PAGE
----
HOUSTON – In the U.S., a black woman with breast cancer is 40% more likely to die than a white woman.
In Houston, the disparities in mortality are even higher, according to research conducted by Susan G. Komen.
Now, the organization is taking steps to put a stop to those disparities.
Why the difference?
- Black women often delay screening due to job restrictions
- The cost of treatment can deter many women
- They are often diagnosed with later stages of cancer
The solution, Komen said, is their initiative: Stand for H.E.R.
- Connects people to quality care through patient navigators who help patients navigate racism in health care and implicit bias, and know where to get care in their community
- Works with the American Society for Clinical Oncology (ASCO) Quality Oncology Initiative, to improve the quality of breast cancer treatment at specific health facilities in the community.
- Provides trustworthy information and emotional support through Komen’s Breast Care Helpline
- Provides financial support through Komen’s Financial Assistance Program
- Develops culturally competent education about family health history, its role in breast cancer risk, and the benefits of genetic counseling and testing for Black families in making health care decisions
Morgan Mitchell is a young black woman with no family history of breast cancer and was shocked when she was diagnosed at 34-years-old in the middle of the pandemic.
“I had a very aggressive type of cancer. Most younger women have aggressive types of breast cancer,” Mitchell explained.
According to Dr. Abenaa Brewster, Professor of Clinical Cancer Prevention at MD Anderson Cancer Center, fighting breast cancer has taken a front and center focus with medical professionals and groups like Komen, which should give patients optimism about the future. However, she still encourages patients to be their own advocates.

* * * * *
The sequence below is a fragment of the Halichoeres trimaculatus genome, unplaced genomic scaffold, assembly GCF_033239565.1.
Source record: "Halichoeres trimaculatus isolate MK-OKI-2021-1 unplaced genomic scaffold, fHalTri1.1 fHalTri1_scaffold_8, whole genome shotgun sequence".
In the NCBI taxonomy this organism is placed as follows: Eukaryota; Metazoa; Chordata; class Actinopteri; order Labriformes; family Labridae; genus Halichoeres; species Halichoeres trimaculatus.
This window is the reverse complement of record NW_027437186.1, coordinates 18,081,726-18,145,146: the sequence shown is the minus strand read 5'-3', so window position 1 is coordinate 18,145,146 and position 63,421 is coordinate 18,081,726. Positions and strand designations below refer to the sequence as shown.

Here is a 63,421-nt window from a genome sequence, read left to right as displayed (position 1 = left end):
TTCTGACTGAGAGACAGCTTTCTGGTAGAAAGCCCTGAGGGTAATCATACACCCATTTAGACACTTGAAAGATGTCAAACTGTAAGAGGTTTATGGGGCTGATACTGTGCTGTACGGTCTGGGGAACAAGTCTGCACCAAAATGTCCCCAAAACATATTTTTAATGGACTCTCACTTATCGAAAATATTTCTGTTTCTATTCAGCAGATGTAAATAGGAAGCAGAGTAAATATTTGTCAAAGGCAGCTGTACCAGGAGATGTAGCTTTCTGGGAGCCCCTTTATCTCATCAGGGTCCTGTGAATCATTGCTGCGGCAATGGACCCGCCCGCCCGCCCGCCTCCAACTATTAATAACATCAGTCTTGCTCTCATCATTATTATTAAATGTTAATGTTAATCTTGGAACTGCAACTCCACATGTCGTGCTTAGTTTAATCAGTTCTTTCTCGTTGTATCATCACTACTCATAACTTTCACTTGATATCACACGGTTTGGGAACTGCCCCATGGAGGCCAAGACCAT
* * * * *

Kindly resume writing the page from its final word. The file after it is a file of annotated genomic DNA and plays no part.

“In terms of where you get care, be an advocate for yourself in terms of the timeliness of your care. Be an advocate for yourself in terms of making sure that your questions are answered,” Dr. Brewster said.
When possible, she also encourages planning for cancer prevention more than treatment.
“Exercising 150 minutes per week, avoiding alcohol or limiting alcohol intake, avoiding sugary beverages and added sugars, and diet that’s filled with fruits and vegetables, breastfeeding for as long as you’re able,” Dr. Brewster said.
Mitchell is now cancer-free and wishes more young people would screen for breast cancer.
“We need to start screening younger, we need to do self-checks younger, we need to be aware at younger ages so that we can really tackle this issue,” she said. “All of this makes a difference and it really does make a difference when someone who looks like you is speaking to you.”
If you have a family history of breast cancer, Dr. Brewster said to ask about genetic testing. For everyone else, the recommendation to get screened is still 40-years-old. Dr. Brewster said to remember with self-checks, it will be obvious if something is abnormal, don’t be afraid that you won’t know what you’re looking for.